As Alexei Yaroshenko, forest expert with Greenpeace Russia, told Reuters, “Nothing has changed since last year. For now, we are likely to see another major fire season.”

The 2022 fire season could prove even more devastating than last year’s recordbreaker, as Russian resources and military forces are occupied with the unfolding war Russia is waging in Ukraine.

In recent years, Russia has been forced to call upon military personnel and resources such as helicopters to aid in firefighting efforts, a crutch that will no longer be available to Russia, which has prioritized the fire-fight with Ukraine.

From Warming to Wildfires to Faster Warming

The Siberian fires have intensified due to global warming. These devastating fires, once isolated catastrophes, are now annual facts of life in Siberia. As fires tear through the peatlands and Siberian taiga, a coniferous band of forest, they unleash the greenhouse gases methane and carbon that have been stored in the permafrost for thousands of years.

As these peatlands and forests burn, the carbon stored in the peat and the trees is released. These greenhouse gases will further contribute to global warming, and in an unfortunate positive feedback loop, likely to result in more intense wildfires in the coming years.

Siberian wildfires offer an example of war directly contributing to global warming as Russia finds itself less able to defend Russian lands from the dangerous fires which will accelerate global warming.

The wildfire season is only beginning, yet the fires this year have already caused property damage, environmental degradation, and loss of life.

Eight people perished in and around the Siberian city of Krasnoyarsk, Russia on May 7 as a fire swept through populated areas. The Krasnoyarsk region has declared a state of emergency.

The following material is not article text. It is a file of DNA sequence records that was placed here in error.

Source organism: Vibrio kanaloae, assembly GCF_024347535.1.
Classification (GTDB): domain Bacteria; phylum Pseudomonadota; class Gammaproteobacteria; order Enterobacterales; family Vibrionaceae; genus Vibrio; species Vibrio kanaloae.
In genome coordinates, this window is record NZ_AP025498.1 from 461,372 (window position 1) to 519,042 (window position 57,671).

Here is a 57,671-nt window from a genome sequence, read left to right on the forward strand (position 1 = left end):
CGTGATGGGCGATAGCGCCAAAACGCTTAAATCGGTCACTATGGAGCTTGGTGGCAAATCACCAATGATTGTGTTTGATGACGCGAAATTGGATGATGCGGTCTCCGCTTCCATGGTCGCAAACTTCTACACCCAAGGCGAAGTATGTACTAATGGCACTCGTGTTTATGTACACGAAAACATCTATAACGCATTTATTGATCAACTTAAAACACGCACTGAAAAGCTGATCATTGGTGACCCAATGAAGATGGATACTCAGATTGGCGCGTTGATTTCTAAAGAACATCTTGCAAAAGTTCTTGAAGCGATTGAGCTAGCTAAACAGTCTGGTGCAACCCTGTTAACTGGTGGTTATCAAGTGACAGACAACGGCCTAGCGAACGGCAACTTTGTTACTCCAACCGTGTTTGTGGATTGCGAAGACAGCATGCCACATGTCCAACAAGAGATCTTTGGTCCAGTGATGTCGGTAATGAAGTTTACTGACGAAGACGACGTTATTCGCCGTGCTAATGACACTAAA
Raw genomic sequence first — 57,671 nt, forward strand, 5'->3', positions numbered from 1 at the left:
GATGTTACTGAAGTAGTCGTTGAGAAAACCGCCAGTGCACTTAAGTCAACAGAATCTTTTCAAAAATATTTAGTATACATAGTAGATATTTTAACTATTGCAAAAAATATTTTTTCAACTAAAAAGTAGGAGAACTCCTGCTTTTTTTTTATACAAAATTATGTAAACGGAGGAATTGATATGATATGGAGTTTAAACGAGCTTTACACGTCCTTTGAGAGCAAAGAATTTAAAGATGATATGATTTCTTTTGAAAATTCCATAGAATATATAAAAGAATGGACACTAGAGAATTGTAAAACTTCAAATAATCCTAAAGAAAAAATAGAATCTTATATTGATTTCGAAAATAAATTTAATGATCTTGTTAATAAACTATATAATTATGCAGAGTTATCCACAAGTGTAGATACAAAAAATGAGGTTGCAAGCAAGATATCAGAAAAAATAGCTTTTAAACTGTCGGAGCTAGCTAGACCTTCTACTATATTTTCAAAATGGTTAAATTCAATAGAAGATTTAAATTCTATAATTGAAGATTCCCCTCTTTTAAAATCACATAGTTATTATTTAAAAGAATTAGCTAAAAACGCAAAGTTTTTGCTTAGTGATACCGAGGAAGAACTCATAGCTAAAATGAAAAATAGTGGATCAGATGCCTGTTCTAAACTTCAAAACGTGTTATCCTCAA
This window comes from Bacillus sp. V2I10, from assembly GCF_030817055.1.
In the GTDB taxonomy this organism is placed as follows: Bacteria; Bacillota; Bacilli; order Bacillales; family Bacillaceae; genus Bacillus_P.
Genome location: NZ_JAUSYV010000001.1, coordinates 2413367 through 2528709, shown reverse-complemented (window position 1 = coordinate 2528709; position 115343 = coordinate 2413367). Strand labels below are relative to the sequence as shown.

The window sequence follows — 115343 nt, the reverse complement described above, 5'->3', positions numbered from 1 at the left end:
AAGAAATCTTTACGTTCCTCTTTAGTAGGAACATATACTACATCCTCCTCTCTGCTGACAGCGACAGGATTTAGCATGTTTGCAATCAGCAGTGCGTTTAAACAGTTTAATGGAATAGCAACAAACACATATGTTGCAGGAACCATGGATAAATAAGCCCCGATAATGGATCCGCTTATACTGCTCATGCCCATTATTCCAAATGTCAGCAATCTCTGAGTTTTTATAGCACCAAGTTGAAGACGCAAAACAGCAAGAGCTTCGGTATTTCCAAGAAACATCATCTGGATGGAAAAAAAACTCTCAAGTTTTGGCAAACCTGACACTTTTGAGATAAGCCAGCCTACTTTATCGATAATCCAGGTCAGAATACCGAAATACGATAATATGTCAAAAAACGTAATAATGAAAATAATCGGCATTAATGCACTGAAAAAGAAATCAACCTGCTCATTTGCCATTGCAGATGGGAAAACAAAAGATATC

“Extinguishing is being complicated by meteorological conditions – violent winds are fanning the flames and preventing them from being put out,” the Krasnoyarsk regional ministry for emergencies said on Telegram.

Krasnoyarsk Regional Governor Alexandre Uss said high winds of up to 40 metres per second, 131 feet per second, had brought down trees and power lines across the region, sparking the fires. Authorities said approximately 300 firefighters backed by 90 vehicles are fighting them.

The smoke from last year’s Siberian fires drifted around the world, even reaching the North Pole, which the U.S. National Aeronautics and Space Administration, NASA, claimed was the first time such an occurrence was witnessed.

In 2021, an expansive layer of smoke blanketed much of Eurasia with “most of Russia covered” on August 6 according to NASA. This smoke has negative health effects and could worsen underlying lung and breathing issues resulting from Covid-19.

Now, Russia faces a massive dilemma in deciding the amount of resources to devote to protecting invaluable ecosystems and how much to allocate for the war in Ukraine.

But whatever the budget, unless fortunate weather patterns occur, it appears that Russia’s Siberian region is likely to face yet another catastrophic wildfire season.

※ 全文及圖片詳見:ENS